These investments form what are called ‘debt trap diplomacy’. By 2018, Chinese loans meant Male was dealing with a debt of $1.5 billion – astronomical for a nation with a GDP of less than $9 billion. Naturally, Male is now vulnerable to demands that it put China’s interests first.

But there was a twist in the tale. Mohamed Ibrahim Solih won the presidency in 2018 and there was a shift back towards India. His ‘India First’ policy led to New Delhi supporting community development projects and infrastructure development. Among the initiatives planned were a cancer hospital and a cricket stadium. This was in keeping with India’s long-standing relationship with the Maldives that has encompassed defence, and economic and humanitarian projects. India has also been the first responder in times of crisis, such as during the 1988 coup attempt and the 2014 water crisis in Male.

Solih pulled out of the trade deal with Beijing and India authorised $1.4 billion to help him pay back loans.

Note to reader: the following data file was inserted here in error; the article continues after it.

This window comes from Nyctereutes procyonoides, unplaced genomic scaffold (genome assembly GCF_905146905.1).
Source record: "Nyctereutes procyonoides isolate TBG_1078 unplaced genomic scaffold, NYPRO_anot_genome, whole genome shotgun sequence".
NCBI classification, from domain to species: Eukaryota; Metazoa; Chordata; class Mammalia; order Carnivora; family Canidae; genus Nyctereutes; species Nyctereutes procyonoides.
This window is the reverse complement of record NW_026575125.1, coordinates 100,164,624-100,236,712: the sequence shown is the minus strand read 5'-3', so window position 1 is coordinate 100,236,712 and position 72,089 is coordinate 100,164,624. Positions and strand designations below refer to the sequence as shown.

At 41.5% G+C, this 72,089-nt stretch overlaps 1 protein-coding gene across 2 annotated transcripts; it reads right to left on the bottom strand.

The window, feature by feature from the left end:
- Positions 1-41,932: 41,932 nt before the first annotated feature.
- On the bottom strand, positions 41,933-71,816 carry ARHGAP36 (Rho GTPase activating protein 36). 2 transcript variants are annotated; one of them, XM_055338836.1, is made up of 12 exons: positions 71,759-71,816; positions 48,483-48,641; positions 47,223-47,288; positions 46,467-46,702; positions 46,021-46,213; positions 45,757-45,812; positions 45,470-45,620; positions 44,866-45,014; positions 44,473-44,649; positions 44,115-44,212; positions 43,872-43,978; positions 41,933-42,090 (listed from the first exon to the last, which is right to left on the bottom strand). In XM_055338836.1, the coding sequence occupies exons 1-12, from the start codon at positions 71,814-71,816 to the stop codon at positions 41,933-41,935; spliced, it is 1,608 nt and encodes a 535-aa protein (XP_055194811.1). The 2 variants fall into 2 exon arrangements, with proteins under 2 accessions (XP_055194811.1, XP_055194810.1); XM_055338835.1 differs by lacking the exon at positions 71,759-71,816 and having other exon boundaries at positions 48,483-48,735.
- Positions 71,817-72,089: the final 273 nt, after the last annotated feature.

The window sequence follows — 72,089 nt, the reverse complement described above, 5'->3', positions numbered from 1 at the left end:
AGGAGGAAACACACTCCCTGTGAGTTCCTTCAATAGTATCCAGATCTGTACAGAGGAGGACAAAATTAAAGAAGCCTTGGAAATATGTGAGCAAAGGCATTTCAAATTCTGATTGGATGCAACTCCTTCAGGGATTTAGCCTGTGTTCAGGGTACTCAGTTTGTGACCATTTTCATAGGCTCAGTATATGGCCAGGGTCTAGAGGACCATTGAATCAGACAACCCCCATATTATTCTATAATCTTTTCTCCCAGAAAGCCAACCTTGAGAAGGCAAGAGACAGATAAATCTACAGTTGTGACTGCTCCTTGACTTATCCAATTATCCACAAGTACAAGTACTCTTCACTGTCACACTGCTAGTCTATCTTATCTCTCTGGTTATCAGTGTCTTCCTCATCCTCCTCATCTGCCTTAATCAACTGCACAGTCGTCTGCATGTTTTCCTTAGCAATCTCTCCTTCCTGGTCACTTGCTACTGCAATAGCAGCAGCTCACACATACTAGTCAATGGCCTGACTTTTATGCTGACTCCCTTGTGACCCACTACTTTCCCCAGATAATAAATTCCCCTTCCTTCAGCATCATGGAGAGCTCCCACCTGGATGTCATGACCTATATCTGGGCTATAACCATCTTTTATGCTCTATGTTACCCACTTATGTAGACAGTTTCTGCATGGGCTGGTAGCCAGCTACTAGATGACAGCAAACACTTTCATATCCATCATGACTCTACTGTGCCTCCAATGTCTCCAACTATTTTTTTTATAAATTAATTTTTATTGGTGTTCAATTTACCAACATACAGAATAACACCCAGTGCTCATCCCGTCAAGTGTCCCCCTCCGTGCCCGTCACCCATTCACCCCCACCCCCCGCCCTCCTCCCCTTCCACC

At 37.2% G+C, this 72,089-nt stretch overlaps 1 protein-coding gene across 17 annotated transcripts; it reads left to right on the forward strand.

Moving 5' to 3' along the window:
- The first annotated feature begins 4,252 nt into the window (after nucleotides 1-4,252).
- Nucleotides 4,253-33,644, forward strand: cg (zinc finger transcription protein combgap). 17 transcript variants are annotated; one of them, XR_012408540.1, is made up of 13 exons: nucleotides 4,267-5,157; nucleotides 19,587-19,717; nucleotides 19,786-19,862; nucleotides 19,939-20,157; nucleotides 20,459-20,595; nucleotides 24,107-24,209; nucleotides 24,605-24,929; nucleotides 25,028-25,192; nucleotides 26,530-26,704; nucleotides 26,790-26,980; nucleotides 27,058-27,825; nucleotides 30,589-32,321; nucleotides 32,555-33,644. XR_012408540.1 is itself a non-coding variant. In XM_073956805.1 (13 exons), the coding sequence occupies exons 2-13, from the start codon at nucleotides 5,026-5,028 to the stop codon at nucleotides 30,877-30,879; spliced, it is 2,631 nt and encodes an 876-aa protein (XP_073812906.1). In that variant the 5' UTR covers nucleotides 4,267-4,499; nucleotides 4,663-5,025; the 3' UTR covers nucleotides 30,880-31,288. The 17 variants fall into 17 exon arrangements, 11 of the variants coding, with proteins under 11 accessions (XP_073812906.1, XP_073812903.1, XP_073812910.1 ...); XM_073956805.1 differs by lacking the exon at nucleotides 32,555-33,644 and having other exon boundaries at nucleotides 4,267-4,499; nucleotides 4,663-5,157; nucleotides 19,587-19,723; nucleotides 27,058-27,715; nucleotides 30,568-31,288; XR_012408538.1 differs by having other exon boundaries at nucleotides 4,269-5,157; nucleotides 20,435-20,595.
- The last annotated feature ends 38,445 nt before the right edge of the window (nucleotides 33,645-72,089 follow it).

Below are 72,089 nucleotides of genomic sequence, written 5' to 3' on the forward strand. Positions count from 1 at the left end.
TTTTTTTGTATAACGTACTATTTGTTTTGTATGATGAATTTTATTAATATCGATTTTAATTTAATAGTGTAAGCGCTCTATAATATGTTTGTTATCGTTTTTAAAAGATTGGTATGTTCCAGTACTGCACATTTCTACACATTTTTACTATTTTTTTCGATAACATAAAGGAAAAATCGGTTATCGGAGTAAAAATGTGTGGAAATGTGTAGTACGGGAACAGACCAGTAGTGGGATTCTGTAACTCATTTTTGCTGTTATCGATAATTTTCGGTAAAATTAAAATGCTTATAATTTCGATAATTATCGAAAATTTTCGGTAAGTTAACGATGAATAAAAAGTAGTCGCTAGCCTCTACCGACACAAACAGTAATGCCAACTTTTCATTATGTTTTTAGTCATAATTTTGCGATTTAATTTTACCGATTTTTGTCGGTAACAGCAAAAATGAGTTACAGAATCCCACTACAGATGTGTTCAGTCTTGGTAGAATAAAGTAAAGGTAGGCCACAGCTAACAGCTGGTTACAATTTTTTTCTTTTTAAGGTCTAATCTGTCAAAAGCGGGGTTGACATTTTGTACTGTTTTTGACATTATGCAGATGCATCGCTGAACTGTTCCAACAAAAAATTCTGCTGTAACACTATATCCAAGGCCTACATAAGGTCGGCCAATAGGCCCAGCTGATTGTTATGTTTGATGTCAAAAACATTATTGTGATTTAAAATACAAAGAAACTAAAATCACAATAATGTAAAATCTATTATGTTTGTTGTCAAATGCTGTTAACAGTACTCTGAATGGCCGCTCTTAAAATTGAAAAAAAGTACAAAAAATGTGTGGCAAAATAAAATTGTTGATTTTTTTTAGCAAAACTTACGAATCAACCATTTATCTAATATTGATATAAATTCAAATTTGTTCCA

New Delhi also tried ‘vaccine diplomacy’ by sending 100,000 doses of the Covishield vaccine to Male when the COVID-19 pandemic struck. In all, it sent three million shots to six neighbours, of which two, Bhutan and Nepal, were China’s neighbours too.

But now, Muizzu is in power. He has held the view that the presence of Indian soldiers undermines Maldivian sovereignty and he wants them out – a view, no doubt, influenced by China.

How things will play out over the long term remains to be seen but India cannot take its ties with the Maldives for granted or ignore China’s moves in the Indian Ocean.

The Maldives, too, has a lot to lose. Roughly 90% of its economy relies on tourism and Indians account for 11% of its tourists. If they continue to boycott the Maldives, it will impact the Maldivian economy. This is not a situation a debt-laden nation can afford.

Meanwhile, the Maldives is rapidly turning into the centre of the latest standoff between India and China. As this rivalry intensifies, so will the significance of the Maldives.

Thank you all for listening. Please visit for more columns and audio podcasts. You can follow me on Twitter at @AshrafEngineer and @AllIndiansCount. Search for the All Indians Matter page on Facebook. On Instagram, the handle is @AllIndiansMatter. Email me at Catch you again soon.